STANDING  ORDER  NO.34

State  Lands  Reserved  from  Cultivation

 

Contents

 

SN

Subject

INTRODUCTORY

1.       

Unclassed State Forest and Waste Lands

2.       

General Forest Policy

3.       

Instructions for guidance of Forest Settlement Officers in proceedings under Chapter II of the Indian Forest Act, 1927

4.       

Duties of Collectors in districts in which Forest Officers are employed

5.       

Assistance to be rendered by districts staff

PROCEEDINGS UNDER SECTION 68 OF THE INDIAN FOREST ACT

6.       

Procedure in compounding offences

7.       

Forest Officer empowered to compound. Punjab Government Notification No.92, dated the 26th February, 1913

8.       

Personal communication generally, but not always, advisable

9.       

Reasonable suspicion not caused by mere trespass

10.   

Composition not a fine

11.   

Release of property seized

12.   

Record to be brief

REALIZATION  OF  FOREST  INCOME

13.   

Arrears how recovered

14.   

Petty permits

15.   

Chief items of revenue realized through the Forest Officers

16.   

Deleted

17.   

Security of lessees

18.   

Demand Statements

19.   

Where Forest Department gets a share of the tirni

20.   

Collection Statements

21.   

Remission Balances

22.   

Sale of annual grazing

 

 

 

FINANCIAL  COMMISSIONER’S  STANDING  ORDER  NO.34

State  Lands  Reserved  from  Cultivation

 

Original issue, dated 7th October, 1909.

1st reprint, dated 19th December, 1935.

2nd reprint, dated 13th October, 1951.

Revised on December 17, 1982.

 

                IN CONNECTION WITH THIS  STANDING ORDER, CHAPTER XXI  AND  APPENDIX  II (FOREST SETTLEMENT  OF  THE  LAND  ADMINISTRATION   MANNUAL  AND  PARAGRAPHS  184  TO  191  OF  THE  SETTLEMENT  MANUAL  SHOULD  BE  CONSULTED).

 

A—INTRODUCTORY

1.         Unclassed State Forest and Waste Lands - All Forest and waste lands which belong to the State, but which have not been settled and classified under the Forest Act are to be called “Unclassed State Forest and Waste Lands”.  The rules regarding the Unclassed Forest and Waste Lands belonging to the Government are contained in Chapter VIII of the Punjab Forest Manual, Volume I (5th edition).

 

2.         General Forest Policy - The Resolution of the Ministry of Food and Agriculture, Government of India, on the subject of National Forest Policy is contained in Chapter I of the Punjab Forest Manual, Volume I.  This policy was formulated on 12th May, 1952.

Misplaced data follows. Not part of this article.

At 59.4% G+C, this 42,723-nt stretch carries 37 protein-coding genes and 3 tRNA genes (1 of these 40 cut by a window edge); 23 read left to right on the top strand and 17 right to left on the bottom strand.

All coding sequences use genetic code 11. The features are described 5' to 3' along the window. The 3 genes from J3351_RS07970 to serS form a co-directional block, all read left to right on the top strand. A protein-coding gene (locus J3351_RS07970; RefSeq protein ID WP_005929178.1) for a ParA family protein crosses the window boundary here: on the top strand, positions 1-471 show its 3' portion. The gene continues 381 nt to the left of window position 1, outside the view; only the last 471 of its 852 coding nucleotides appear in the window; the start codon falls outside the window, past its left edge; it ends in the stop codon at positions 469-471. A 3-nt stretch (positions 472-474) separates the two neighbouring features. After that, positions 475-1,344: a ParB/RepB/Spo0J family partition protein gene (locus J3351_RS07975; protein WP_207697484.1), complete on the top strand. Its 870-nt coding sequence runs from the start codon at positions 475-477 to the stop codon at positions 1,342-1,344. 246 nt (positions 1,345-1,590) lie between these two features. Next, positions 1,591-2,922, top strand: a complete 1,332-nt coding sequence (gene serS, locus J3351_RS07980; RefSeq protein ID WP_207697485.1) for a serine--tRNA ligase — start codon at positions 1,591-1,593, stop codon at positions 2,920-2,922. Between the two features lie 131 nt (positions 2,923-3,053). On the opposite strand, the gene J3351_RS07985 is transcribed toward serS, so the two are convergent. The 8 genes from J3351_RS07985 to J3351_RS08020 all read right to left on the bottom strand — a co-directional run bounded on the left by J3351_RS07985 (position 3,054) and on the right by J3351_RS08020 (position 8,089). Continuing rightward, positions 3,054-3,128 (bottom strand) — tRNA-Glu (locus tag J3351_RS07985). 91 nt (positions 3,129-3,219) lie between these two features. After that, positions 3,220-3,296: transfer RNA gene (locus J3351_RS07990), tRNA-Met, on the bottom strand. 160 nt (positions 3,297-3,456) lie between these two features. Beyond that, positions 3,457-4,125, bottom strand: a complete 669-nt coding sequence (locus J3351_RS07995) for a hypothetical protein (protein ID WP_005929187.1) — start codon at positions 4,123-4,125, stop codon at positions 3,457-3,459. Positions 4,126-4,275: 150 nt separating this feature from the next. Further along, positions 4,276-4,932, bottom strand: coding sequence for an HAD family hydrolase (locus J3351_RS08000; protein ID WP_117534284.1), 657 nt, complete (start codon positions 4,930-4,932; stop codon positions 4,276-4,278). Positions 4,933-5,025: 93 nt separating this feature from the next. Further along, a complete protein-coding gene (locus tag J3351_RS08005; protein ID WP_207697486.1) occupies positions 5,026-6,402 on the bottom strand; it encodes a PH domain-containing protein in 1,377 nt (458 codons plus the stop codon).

3.         Instructions for guidance of Forest Settlement Officers in proceedings under Chapter II of the Indian Forest Act, 1927 - The instructions issued by the Financial Commissioner, with the sanction of the State Government for the guidance of Forest Settlement Officers in proceedings under Chapter II of the Indian Forest Act (XVI of 1927) will be found in Appendix II of the Land Administration Manual.  

 

4.         Duties of Collectors in districts in which Forest Officers are employed -The instructions regarding the duties and responsibilities of Collectors in districts in which Forest Officers are employed, will be found in paragraph 766 of the Land Administration Manual. 

 

5.         Assistance to be rendered by districts staff - The Collector will see that Tehsildars and the subordinate revenue agency of all grades render assistance not only in the management of Government waste lands but also in the assessment and collection of Government dues.  

 

B—PROCEEDINGS UNDER SECTION 68 OF THE INDIAN FOREST ACT

 

6.         Procedure in compounding offences:- Proceedings taken by Forest Officers under section 68 of the Indian Forest Act, 1927, must be regulated in accordance 4  with the following instructions which have the sanction of the Punjab Government. 

     

7.         Forest Officer empowered to compound. Punjab Government Notification No.92, dated the 26th February, 1913 - By the notification quoted in the margin all officers of the Forest Department of a rank not inferior to that of probationary Extra Assistant Conservator are empowered to make certain compositions, in accordance with the terms of section 68 of the India Forest Act, with persons who are reasonably suspected of having committed a forest offence.